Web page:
Index Home About Blog
From: John De Armond
Newsgroups: misc.rural
Subject: Re: Caring for an Owl
Date: Sat, 18 Mar 2006 16:33:54 -0500
Message-ID: <>

Hi Andy,

As a kid, I raised orphan barn owls and kept one as a pet for years
until it died of old age.  I've also raised and owned a falcon and a
few other predatory birds including a Great Horned.

What Don said about feeding is OK as far as it goes.  Don't be
surprised if the bird doesn't eat the mouse.  A broken wing is a
severe injury and the odds of it surviving are slim.  If it does
survive, the chances of it being able to fly well enough to feed
itself are even slimmer.

Sometimes you can get it to eat by killing a young mouse and cutting
it up while it's still warm and fresh and putting pieces in its beak.

I gently sit the bird on the cuff of some long cuff welding gloves
while attempting this.  The gloves are thick enough to keep the talons
from penetrating.  Many times even a shocky bird will reflexively
swallow when it tastes fresh meat in its mouth.

I disagree with Don re: avoiding contact.  Owls have lived with humans
for hundreds of years and are used to us.  You're not going to
domesticate it enough to do it any harm by handling and feeding it. No
owl I've ever handled has been so phobic of people as to go wild,
injure itself or go into shock (like a dumbass dove, for instance). If
you grasp around the butt of the tail and the ends of the wings, this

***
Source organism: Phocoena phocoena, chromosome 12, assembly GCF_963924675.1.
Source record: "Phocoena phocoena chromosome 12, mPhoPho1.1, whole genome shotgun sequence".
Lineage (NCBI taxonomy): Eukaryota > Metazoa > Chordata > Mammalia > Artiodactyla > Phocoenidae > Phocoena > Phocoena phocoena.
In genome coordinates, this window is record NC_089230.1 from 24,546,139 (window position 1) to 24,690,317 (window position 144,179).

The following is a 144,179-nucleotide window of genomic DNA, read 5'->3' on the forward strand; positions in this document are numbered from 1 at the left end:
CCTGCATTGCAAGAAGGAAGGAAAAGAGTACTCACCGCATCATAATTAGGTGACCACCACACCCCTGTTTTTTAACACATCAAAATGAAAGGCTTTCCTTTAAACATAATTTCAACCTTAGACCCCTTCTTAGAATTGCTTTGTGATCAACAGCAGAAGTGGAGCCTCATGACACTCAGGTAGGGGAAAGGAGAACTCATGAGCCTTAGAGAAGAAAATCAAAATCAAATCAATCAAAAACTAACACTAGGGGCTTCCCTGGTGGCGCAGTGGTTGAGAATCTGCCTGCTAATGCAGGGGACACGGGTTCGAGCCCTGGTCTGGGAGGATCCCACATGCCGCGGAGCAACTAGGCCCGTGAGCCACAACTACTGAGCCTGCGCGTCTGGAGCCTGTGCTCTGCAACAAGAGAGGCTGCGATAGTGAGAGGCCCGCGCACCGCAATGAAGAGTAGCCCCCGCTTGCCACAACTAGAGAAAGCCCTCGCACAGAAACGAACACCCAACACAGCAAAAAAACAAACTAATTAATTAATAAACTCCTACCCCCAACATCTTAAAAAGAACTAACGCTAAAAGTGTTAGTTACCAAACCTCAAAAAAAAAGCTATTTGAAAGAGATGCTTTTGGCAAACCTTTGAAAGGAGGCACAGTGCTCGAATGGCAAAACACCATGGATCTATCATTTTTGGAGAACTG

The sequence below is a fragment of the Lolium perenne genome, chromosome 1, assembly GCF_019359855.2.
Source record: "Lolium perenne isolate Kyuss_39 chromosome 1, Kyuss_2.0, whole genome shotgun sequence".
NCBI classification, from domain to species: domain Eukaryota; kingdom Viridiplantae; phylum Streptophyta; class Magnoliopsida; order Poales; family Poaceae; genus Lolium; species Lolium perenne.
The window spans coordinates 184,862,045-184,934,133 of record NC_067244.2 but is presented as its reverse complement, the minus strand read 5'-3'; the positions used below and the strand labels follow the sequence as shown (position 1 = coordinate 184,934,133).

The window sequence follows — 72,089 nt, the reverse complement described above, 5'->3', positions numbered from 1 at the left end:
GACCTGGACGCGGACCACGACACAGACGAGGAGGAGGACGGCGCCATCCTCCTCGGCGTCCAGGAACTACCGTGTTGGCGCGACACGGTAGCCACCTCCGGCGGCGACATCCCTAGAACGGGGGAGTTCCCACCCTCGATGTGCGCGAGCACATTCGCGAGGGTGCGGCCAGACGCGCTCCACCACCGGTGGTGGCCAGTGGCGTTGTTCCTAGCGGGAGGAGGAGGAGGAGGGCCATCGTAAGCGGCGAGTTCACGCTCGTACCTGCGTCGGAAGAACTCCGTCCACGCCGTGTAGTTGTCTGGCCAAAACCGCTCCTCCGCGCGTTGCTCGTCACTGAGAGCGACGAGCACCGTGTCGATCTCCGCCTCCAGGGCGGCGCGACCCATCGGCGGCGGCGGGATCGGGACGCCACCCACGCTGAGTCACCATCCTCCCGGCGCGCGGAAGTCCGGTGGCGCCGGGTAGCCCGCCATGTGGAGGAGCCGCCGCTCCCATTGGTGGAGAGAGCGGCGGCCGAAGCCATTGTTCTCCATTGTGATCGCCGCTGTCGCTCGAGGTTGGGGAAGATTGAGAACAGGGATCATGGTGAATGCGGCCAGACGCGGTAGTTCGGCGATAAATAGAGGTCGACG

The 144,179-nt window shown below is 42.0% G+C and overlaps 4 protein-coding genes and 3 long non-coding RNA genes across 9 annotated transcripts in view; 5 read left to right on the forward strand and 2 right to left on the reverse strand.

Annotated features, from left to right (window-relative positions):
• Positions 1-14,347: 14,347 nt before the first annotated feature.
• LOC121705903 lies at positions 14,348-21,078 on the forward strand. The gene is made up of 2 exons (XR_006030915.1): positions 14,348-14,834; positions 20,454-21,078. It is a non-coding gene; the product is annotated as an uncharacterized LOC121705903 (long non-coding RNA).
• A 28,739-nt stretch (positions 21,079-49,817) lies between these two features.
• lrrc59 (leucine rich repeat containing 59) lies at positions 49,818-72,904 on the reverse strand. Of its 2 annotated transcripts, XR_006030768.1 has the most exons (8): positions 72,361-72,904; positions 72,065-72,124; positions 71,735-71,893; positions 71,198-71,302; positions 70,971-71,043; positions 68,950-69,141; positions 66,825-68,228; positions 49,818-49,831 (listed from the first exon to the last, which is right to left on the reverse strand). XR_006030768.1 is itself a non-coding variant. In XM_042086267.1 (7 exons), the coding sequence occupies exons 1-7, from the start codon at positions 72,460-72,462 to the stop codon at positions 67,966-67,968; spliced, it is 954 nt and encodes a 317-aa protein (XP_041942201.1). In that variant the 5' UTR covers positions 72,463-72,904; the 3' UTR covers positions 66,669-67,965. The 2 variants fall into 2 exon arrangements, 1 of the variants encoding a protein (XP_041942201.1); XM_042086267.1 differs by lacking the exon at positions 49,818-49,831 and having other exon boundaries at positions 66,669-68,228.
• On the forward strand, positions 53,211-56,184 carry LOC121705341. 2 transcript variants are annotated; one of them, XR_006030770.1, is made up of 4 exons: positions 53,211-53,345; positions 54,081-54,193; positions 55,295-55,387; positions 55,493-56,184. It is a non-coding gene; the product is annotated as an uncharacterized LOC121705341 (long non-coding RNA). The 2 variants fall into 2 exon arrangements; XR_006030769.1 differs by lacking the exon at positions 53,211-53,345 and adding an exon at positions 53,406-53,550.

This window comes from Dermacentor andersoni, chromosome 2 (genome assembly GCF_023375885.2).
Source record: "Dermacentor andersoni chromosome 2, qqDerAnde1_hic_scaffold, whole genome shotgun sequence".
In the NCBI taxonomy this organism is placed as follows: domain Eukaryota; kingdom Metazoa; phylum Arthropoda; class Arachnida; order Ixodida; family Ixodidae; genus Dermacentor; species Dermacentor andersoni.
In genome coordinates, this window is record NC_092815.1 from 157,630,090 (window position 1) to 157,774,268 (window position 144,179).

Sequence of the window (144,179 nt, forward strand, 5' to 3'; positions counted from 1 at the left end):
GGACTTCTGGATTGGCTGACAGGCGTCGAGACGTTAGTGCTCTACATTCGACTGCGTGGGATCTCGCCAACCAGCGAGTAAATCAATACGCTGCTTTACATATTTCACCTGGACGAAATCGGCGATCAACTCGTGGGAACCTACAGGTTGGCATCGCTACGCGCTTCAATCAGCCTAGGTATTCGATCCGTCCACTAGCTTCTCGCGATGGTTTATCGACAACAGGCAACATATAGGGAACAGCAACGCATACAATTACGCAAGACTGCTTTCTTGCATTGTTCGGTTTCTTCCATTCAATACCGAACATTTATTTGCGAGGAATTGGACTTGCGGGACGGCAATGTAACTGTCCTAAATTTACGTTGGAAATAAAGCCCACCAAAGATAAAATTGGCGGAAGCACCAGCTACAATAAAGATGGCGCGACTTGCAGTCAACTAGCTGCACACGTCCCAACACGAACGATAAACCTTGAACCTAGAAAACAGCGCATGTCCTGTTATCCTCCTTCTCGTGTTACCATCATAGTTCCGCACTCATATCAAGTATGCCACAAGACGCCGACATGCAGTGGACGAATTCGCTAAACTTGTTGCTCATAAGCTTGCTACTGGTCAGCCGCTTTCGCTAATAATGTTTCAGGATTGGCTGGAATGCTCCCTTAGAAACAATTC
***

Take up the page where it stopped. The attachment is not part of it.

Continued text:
forms a "handle" and calms the bird nicely without pulling out too
many feathers.  Slow movements are the key.  Birds' instincts are to
react to fast movements of any sort as potential predators.

Please don't do Don's suggestion to call the cops.  That'll result in
the waste of thousands of dollars of tax money as the "machine" cranks
up to save a common forest critter that has a relatively short life
anyway.  If it dies now then that only changes the natural order of
things by a few years.  Do what you reasonably can to save the bird
and if you can't, well there are more out there.

You can, of course, Google for more information on owl care.


On 18 Mar 2006 10:58:21 -0800, "Andy" <> wrote:

>Andy writes:
>  I have just found an owl (great horned) with a broken wing
>and have put her in a large cage.  She was being attacked
>by a flock of crows, and had no chance at all.
>  I called the nearest raptor rescue place and left a message
>on their machine, but it may be Monday before they reply with
>instructions.  Even so , they are located a couple hours away
>from me, and I can't make a special trip for several days...
>  Can anyone here make suggestions on what I can feed her
>that I am likely to have lying around ?
>   It looks like I might have to keep her for a few days before I
>can manage a trip to the center, and they only have an
>answering machine so I have to wait for them to call back.....
>                                      Andy

Index Home About Blog